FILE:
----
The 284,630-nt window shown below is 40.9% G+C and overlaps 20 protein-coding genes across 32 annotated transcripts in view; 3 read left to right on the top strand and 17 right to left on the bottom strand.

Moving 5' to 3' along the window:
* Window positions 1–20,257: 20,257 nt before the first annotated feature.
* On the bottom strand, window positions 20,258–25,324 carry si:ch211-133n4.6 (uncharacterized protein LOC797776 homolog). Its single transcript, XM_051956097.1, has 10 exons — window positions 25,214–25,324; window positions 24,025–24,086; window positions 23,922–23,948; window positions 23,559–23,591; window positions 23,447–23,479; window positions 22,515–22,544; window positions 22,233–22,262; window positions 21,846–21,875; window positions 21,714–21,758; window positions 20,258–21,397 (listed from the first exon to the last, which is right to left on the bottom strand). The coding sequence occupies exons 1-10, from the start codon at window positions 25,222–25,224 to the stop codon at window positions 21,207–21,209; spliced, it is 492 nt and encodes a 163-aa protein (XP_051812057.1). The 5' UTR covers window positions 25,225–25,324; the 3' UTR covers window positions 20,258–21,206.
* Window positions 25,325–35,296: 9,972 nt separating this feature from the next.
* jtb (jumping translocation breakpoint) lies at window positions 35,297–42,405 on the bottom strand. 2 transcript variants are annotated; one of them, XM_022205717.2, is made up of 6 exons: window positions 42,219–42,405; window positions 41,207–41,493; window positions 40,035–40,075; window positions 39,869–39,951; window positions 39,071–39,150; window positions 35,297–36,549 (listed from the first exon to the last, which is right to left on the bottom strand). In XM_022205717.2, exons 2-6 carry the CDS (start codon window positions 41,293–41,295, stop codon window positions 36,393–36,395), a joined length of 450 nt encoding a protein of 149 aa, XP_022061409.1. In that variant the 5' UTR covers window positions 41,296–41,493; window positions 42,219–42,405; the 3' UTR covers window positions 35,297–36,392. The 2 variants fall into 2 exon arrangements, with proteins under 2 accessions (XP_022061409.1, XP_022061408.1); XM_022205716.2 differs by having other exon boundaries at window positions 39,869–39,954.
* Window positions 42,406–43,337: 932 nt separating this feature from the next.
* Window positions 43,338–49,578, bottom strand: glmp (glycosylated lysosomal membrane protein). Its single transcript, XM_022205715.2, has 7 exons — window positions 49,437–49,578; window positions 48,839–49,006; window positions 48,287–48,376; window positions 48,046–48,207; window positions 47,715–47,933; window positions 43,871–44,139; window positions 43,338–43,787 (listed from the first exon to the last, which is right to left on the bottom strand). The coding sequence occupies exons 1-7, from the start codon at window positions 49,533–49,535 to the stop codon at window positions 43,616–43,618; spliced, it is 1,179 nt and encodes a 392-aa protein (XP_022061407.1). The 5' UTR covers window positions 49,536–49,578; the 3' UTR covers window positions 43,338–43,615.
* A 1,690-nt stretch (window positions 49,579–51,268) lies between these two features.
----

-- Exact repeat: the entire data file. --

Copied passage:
The 284,630-nt window shown below is 40.9% G+C and overlaps 20 protein-coding genes across 32 annotated transcripts in view; 3 read left to right on the top strand and 17 right to left on the bottom strand.

Moving 5' to 3' along the window:
* Window positions 1–20,257: 20,257 nt before the first annotated feature.
* On the bottom strand, window positions 20,258–25,324 carry si:ch211-133n4.6 (uncharacterized protein LOC797776 homolog). Its single transcript, XM_051956097.1, has 10 exons — window positions 25,214–25,324; window positions 24,025–24,086; window positions 23,922–23,948; window positions 23,559–23,591; window positions 23,447–23,479; window positions 22,515–22,544; window positions 22,233–22,262; window positions 21,846–21,875; window positions 21,714–21,758; window positions 20,258–21,397 (listed from the first exon to the last, which is right to left on the bottom strand). The coding sequence occupies exons 1-10, from the start codon at window positions 25,222–25,224 to the stop codon at window positions 21,207–21,209; spliced, it is 492 nt and encodes a 163-aa protein (XP_051812057.1). The 5' UTR covers window positions 25,225–25,324; the 3' UTR covers window positions 20,258–21,206.
* Window positions 25,325–35,296: 9,972 nt separating this feature from the next.
* jtb (jumping translocation breakpoint) lies at window positions 35,297–42,405 on the bottom strand. 2 transcript variants are annotated; one of them, XM_022205717.2, is made up of 6 exons: window positions 42,219–42,405; window positions 41,207–41,493; window positions 40,035–40,075; window positions 39,869–39,951; window positions 39,071–39,150; window positions 35,297–36,549 (listed from the first exon to the last, which is right to left on the bottom strand). In XM_022205717.2, exons 2-6 carry the CDS (start codon window positions 41,293–41,295, stop codon window positions 36,393–36,395), a joined length of 450 nt encoding a protein of 149 aa, XP_022061409.1. In that variant the 5' UTR covers window positions 41,296–41,493; window positions 42,219–42,405; the 3' UTR covers window positions 35,297–36,392. The 2 variants fall into 2 exon arrangements, with proteins under 2 accessions (XP_022061409.1, XP_022061408.1); XM_022205716.2 differs by having other exon boundaries at window positions 39,869–39,954.
* Window positions 42,406–43,337: 932 nt separating this feature from the next.
* Window positions 43,338–49,578, bottom strand: glmp (glycosylated lysosomal membrane protein). Its single transcript, XM_022205715.2, has 7 exons — window positions 49,437–49,578; window positions 48,839–49,006; window positions 48,287–48,376; window positions 48,046–48,207; window positions 47,715–47,933; window positions 43,871–44,139; window positions 43,338–43,787 (listed from the first exon to the last, which is right to left on the bottom strand). The coding sequence occupies exons 1-7, from the start codon at window positions 49,533–49,535 to the stop codon at window positions 43,616–43,618; spliced, it is 1,179 nt and encodes a 392-aa protein (XP_022061407.1). The 5' UTR covers window positions 49,536–49,578; the 3' UTR covers window positions 43,338–43,615.
* A 1,690-nt stretch (window positions 49,579–51,268) lies between these two features.